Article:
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560 brakes come on while driving

Discussion in 'Suspension, Steering & Brakes' started by jordanlott, Jan 31, 2011.

  1. jordanlott

    jordanlott New Member

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    Your Mercedes:
    560sec
    560 SEC 1990
    Hi The brakes come on by them self mostly when Im driving longer distances.
    I have had new disks ,brakefluid and pads fitted which helped a lot but not totally. Now six months later it is starting again.
    Any ideas
    Jordan

    The great 5.6 liter costs enough in:( fuel without driving with the brakes on
     
  2. brandwooddixon

    brandwooddixon Senior Member

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    Your Mercedes:
    CL500 Bluefficency 2012
    Do you mean that they come on all of a sudden or gradually and start to "bind".

    Which pads wear the most? Quite possibly the caliper pistons need freeing up.

    Alternatively I suppose that you could have poor adjustment on the master cylinder?

    Does your car have BAS?
     
  3. Silver_Star

    Silver_Star Senior Member

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    Your Mercedes:
    W203.006, S211.208 Land Rover 90
    Sounds like you have a sticking caliper. You should be able to free it off, grease the sliders up and make sure the piston can retract, it may need cleaning then lubing up with some brake fluid.
     
  4. OP
    jordanlott

    jordanlott New Member

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    Hi Thanks for quick reply
    Answer is slowly start to bind first High pitched squealing some times stopped by tapping pedal but I can still feel breaking.
    It was so bad before the new disks pads fluid that the car would actually come to a full stop after coasting ie breaks part on.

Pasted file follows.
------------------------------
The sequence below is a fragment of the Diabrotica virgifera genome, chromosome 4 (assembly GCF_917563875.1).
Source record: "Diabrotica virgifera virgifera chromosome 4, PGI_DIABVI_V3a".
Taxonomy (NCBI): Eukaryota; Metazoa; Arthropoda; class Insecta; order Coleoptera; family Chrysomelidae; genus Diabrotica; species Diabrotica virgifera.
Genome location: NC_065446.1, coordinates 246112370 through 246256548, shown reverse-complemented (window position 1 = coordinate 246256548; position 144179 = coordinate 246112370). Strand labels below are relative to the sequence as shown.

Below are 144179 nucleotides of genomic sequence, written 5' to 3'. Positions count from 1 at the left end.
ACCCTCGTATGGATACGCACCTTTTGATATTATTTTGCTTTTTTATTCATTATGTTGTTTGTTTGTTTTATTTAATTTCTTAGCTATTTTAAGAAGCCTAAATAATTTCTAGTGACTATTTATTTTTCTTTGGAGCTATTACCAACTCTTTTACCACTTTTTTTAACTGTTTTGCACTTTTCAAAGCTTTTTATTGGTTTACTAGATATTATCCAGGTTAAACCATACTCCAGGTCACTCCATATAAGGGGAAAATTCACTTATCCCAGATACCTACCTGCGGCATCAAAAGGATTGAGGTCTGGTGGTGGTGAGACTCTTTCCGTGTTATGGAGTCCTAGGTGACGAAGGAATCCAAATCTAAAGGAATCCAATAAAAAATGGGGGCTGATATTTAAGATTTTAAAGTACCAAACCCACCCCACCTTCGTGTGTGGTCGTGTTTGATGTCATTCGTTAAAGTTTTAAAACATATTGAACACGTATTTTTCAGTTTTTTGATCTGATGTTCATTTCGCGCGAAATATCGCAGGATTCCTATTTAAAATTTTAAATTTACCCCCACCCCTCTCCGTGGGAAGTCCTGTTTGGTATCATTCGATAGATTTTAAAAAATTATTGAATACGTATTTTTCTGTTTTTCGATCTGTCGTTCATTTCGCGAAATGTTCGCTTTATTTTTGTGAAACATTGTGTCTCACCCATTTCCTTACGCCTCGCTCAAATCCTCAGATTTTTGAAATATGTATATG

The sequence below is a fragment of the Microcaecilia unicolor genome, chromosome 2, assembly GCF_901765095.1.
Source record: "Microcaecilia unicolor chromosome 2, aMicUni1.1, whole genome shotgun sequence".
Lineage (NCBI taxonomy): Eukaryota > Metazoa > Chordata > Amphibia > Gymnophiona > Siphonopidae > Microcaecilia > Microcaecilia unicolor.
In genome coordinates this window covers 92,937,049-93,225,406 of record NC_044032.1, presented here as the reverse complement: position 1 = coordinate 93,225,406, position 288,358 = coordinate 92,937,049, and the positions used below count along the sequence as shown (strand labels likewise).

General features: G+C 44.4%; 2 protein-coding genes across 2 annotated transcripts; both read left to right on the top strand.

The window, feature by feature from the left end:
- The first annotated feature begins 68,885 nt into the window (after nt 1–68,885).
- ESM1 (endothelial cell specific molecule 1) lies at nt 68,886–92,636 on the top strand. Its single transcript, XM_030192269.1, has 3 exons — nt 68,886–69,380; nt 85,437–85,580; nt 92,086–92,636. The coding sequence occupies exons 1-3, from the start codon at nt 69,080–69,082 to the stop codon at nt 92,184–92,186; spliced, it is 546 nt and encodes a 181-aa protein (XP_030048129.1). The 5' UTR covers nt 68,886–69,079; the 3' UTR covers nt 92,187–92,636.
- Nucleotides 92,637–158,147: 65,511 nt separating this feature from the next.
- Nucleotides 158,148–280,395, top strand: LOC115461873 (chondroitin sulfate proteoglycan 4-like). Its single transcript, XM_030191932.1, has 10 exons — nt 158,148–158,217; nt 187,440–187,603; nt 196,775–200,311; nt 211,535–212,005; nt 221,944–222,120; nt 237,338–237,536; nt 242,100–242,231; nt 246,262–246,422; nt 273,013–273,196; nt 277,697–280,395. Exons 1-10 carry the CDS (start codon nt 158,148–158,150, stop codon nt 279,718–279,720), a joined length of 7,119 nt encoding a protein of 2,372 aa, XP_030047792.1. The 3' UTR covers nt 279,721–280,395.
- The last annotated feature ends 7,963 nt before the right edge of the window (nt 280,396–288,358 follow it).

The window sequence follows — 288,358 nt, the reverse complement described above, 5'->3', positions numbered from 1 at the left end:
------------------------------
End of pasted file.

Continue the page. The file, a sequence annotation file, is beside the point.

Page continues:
ABS STP lights do come on by themselves sometimes but go out immeadialy on restart.
    Jordan
     
  5. OP
    jordanlott

    jordanlott New Member

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    Hi Yes ABS etc.
    How does one adjust a Mastercylinder
    Jordan Thanks
     
  6. brandwooddixon

    brandwooddixon Senior Member

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    I would look at sticking caliper pistons first.

    You'll need to remove the cailper, clean it up and fit new seals. That'll requrie whats known as a caliper repair kit.

    Give the caliper a good clean using a wire brush and ensure that the sliding surfaces for the pads are clean, allowing easy movement of the pads, before disassembly.

    I've had old cars in the past where the exposed section of piston rusts and wont retract. This can be cleaned off with careful use of very fine wet and dry. Just need to ensure that all parts are clean and dry before reassembly (using some brake fluid as lubricant).
     
  7. television

    television Always remembered RIP

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    On the last car with this problem it was found to be the hoses had collapsed inside, stopping the natural action of the pistons to retract, the brakes get hot and the expansion starts of the pads and disc and they finally bind up .
     
  8. Creme Eds

    Creme Eds Active Member

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    Agree with the above, you most likely have one or more binding calipers,
    especially on a car that age. To test:

    1) Bring it to a garage and put it on their brake tester (easy!)
    2) Go for a longish drive, then touch the disks. If you get burnt, you've found the wheel with the binding caliper (painful)
    3) Jack up the car and whizz the wheels around by hand fast as you can, see how long they run on after you let go. (bit of a black art but you may see one wheel significantly stiffer than the rest. Or then you may have 4 binding calipers which is no fun)

    Then you need to fix it. The calipers will most likely need to be completely dismantled which is a messy job not helped as brake fluid is evil. Having taken them apart and cleaned them until they shine, you may need expensive new seals and pistons to rebuild them and also face the prospect of the rusty bleed nipple snapping off. So, get remaunufactured calipers if they are cheap enough/available.

    c.
     

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